In episode 105 of the Cybersecurity Minute, Chris Hughes gives an overview of an Endor Labs report on the intersection of artificial intelligence (AI) and cybersecurity. Endor Labs is on the Acceleration Economy Cybersecurity Top 10 Shortlist.
This episode is sponsored by “Selling to the New Executive Buying Committee,” an Acceleration Economy Course designed to help vendors, partners, and buyers understand the shifting sands of how mid-market and enterprise CXOs are making purchase decisions to modernize technology.
00:39 — Recently, Endor Labs used large language models (LLMs) and ChatGPT-3.5 to take a look at malware reviews. There’s a lot of interest in how malicious actors could use AI for criminal purposes. Endor is looking at the flipside, asking: “How can we leverage AI to augment human activity from a defensive perspective to mitigate risks?”
Which companies are the most important vendors in cybersecurity? Check out
the Acceleration Economy Cybersecurity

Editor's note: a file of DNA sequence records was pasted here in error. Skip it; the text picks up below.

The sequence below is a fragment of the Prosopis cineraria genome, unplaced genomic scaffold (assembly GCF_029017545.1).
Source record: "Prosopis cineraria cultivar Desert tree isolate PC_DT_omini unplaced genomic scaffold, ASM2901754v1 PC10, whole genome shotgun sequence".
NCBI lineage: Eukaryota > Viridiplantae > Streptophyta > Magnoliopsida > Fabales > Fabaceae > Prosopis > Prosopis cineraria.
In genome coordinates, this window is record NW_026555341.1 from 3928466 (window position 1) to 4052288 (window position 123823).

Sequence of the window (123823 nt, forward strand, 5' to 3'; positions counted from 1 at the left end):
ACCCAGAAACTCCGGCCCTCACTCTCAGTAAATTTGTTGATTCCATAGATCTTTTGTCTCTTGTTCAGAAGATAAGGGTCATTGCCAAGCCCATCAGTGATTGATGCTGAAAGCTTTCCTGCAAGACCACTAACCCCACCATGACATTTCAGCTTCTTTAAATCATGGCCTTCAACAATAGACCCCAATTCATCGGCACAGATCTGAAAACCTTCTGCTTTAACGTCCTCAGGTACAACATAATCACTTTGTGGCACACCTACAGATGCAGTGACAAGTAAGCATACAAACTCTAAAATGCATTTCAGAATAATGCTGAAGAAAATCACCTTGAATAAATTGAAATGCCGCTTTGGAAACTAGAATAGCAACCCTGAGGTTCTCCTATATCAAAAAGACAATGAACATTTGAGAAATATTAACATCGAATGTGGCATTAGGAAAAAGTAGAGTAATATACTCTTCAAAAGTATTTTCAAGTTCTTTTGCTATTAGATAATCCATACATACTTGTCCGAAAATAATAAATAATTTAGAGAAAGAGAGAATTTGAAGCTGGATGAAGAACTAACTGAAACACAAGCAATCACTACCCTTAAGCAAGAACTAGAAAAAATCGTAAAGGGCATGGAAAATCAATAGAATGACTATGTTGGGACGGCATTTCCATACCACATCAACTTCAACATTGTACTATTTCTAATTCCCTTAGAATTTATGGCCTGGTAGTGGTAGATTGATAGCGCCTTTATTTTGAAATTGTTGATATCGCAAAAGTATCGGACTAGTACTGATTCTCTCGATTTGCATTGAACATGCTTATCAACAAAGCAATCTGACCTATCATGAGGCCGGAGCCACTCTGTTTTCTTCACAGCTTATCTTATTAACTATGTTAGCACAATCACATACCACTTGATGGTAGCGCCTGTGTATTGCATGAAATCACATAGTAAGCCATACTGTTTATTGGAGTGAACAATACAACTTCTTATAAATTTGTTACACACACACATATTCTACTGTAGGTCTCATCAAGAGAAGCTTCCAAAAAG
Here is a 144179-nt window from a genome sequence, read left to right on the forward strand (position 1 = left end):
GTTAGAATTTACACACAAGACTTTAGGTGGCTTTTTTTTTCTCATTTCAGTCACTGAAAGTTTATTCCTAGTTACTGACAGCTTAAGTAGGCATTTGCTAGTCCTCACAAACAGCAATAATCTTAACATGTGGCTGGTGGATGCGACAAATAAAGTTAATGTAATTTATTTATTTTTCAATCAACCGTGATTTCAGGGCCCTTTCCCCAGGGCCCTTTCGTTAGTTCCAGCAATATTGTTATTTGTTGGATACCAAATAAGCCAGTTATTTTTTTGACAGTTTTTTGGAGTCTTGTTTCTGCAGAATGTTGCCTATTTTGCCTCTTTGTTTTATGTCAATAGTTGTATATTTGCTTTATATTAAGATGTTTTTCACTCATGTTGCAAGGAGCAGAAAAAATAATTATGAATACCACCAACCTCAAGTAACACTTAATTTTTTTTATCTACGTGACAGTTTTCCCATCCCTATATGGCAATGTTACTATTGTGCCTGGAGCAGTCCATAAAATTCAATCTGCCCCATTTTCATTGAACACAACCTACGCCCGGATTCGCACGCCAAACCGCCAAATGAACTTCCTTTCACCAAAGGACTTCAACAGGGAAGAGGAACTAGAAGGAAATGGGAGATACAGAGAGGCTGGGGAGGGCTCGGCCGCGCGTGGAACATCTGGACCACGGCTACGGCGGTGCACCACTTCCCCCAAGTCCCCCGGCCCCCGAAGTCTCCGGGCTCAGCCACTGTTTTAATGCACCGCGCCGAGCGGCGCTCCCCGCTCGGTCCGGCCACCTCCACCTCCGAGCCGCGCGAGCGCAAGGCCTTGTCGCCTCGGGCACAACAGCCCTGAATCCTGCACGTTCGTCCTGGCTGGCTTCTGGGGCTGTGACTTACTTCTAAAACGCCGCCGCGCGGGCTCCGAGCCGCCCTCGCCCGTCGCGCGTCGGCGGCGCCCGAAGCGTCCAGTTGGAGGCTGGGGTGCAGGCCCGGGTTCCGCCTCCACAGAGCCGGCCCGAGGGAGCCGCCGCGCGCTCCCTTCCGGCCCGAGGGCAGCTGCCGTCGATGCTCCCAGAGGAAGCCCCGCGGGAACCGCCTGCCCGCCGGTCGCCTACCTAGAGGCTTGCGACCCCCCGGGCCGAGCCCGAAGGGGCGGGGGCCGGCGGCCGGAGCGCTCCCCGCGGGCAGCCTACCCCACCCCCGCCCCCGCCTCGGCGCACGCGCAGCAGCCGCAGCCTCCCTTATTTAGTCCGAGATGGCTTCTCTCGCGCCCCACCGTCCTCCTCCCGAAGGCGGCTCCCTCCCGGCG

Top 10 Shortlist.
01:03 — Endor used ChatGPT-3.5 to perform malware reviews on various software packages and code snippets. Out of 1,800 artifacts examined in the study, 34 were classified as malicious. Of those, 13 were true positives (malicious), and 15 were false positives, wrongly classified as malicious by ChatGPT.
02:00 — These findings emphasize that AI and LLMs are not impervious to evasion or manipulation. But it’s the same for humans and other tools we use in cybersecurity. The study also demonstrates that defenders can think about use cases for leveraging AI and LLMs. A tool like this can reduce the time it takes to identify and analyze packages.
02:39 — AI and LLMs are not perfect. There are obviously challenges. But it’s great to see vendors in the ecosystem starting to apply it to their activities and doing some research showing how it can be done.